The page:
The State of Charge Estimation of Lithium-Ion Batteries Based on a Proportional-Integral Observer

ABSTRACT:

With the development of electric drive vehicles (EDVs), the state-of-charge (SOC) estimation for lithium-ion (Li-ion) batteries has become increasingly more important. Based on the analysis of some of the most popular model-based SOC estimation methods, the proportional-integral (PI) observer is proposed to estimate the SOC of lithium-ion batteries in EDVs. The structure of the proposed PI observer is analyzed, and the convergence of the estimation method with model errors is verified. To demonstrate the superiority and compensation properties of the proposed PI observer, the simple-structure RC battery model is utilized to model the Li-ion battery. To validate the results of the proposed PI-based SOC estimation method, the experimental battery test bench is established. In the validation, the urban dynamometer driving schedule (UDDS) drive cycle is utilized, and the PI-based SOC estimation results are found to agree with the reference SOC, generally within the 2% error band for both the known and unknown initial SOC cases.

KEYWORDS:

  1. Battery
  2. Electric vehicle
  3. Lithium-ion (Li-ion) battery
  4. Proportional-integral (PI) observer
  5. Sliding-mode observer
  6. State of charge (SOC)

 SOFTWARE: MATLAB/SIMULINK

 BLOCK DIAGRAM:

Fig. 1. Block diagram of different observer-based SOC estimation methods for Li-ion batteries. (a) Block diagram of the common structure. (b) Block diagram of a PI observer.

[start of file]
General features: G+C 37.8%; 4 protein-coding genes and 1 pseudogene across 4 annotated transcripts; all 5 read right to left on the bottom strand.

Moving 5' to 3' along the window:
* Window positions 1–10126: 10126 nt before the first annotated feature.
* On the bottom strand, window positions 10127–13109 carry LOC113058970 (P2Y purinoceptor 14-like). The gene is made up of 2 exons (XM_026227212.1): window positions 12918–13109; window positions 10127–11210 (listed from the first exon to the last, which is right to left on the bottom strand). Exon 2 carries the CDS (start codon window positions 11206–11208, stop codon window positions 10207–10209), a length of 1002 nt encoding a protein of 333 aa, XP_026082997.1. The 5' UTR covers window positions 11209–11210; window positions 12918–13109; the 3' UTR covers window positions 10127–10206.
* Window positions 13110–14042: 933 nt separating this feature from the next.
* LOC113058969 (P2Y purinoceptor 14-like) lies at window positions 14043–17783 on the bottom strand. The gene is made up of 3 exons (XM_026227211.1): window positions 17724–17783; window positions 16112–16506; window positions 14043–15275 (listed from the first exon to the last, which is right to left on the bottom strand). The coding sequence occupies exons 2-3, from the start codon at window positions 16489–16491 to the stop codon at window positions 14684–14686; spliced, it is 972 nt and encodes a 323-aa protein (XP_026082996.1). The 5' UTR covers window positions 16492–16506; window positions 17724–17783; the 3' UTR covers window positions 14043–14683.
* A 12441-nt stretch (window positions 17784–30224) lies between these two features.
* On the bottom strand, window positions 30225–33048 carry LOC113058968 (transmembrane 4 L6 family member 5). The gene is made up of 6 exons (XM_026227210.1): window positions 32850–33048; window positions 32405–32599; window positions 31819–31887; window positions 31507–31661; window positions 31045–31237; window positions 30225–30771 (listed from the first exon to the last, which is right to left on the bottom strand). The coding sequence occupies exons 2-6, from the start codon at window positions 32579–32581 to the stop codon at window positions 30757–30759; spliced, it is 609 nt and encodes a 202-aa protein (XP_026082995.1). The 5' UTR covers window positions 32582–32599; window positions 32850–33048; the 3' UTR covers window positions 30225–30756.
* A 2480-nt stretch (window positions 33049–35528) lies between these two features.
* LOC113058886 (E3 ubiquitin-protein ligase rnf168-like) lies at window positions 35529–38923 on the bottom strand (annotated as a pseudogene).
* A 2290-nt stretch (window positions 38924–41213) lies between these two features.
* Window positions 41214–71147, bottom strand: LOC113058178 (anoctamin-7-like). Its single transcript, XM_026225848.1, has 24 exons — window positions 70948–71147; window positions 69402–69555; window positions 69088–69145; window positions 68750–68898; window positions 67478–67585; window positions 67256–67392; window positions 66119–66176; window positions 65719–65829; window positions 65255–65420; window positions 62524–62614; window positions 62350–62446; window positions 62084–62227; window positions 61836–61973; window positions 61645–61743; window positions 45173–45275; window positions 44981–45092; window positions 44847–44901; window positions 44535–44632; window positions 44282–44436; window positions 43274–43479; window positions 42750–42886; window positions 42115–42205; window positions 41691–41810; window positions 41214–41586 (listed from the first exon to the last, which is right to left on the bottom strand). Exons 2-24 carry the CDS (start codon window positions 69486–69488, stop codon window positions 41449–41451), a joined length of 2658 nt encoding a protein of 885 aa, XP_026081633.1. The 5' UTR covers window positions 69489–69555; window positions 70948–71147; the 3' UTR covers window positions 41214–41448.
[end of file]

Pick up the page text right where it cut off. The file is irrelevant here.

EXPECTED SIMULATION RESULTS:

 Fig. 2. Identification results.

Fig. 3. UDDS current profile.

Fig. 4. SOC estimation results when the initial SOC is given.

Fig. 5. SOC estimation results when the initial SOC is unknown.

 CONCLUSION:

A battery SOC estimation algorithm based on a PI observer has been proposed for Li-ion batteries. Acceptable accuracy has been verified by experiments on battery bench testing for both known and unknown initial SOC. The PI-based SOC estimation has a simple structure and is easy to implement. The compensation properties of the PI observer demonstrate that a simple RC model can be utilized to model the Li-ion battery. The estimated SOC with the PI observer converges to the reference SOC quickly, and the SOC estimation errors are maintained in a small band. Most of the errors of the PI-based SOC estimation method are confined to 2% when compared with the reference SOC that is based on Coulomb counting with known initial SOC.

REFERENCES:

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[2] K. Kutluay, Y. Cadirci, Y. S. Ozkazanc, and I. Cadirci, “A new online state-of-charge estimation and monitoring system for sealed lead-acid batteries in Telecommunication power supplies,” IEEE Trans. Ind. Electron., vol. 52, no. 5, pp. 1315–1327, Oct. 2005.

[3] M. Charkhgard and M. Farrokhi, “State-of-charge estimation for Lithiumion batteries using neural networks and EKF,” IEEE Trans. Ind. Electron., vol. 57, no. 12, pp. 4178–4187, Dec. 2010.

[4] L. Xu, J.Wang, and Q. Chen, “Kalman filtering state of charge estimation for battery management system based on a stochastic fuzzy neural network battery model,” Energy Convers. Manag., vol. 53, no. 1, pp. 33–39, Jan. 2012.

[5] X. Hu, F. Sun, and Y. Zou, “Estimation of state of charge of a Lithium-ion battery pack for electric vehicles using an adaptive Luenberger observer,” Energies, vol. 3, no. 9, pp. 1586–1603, 2010.

 

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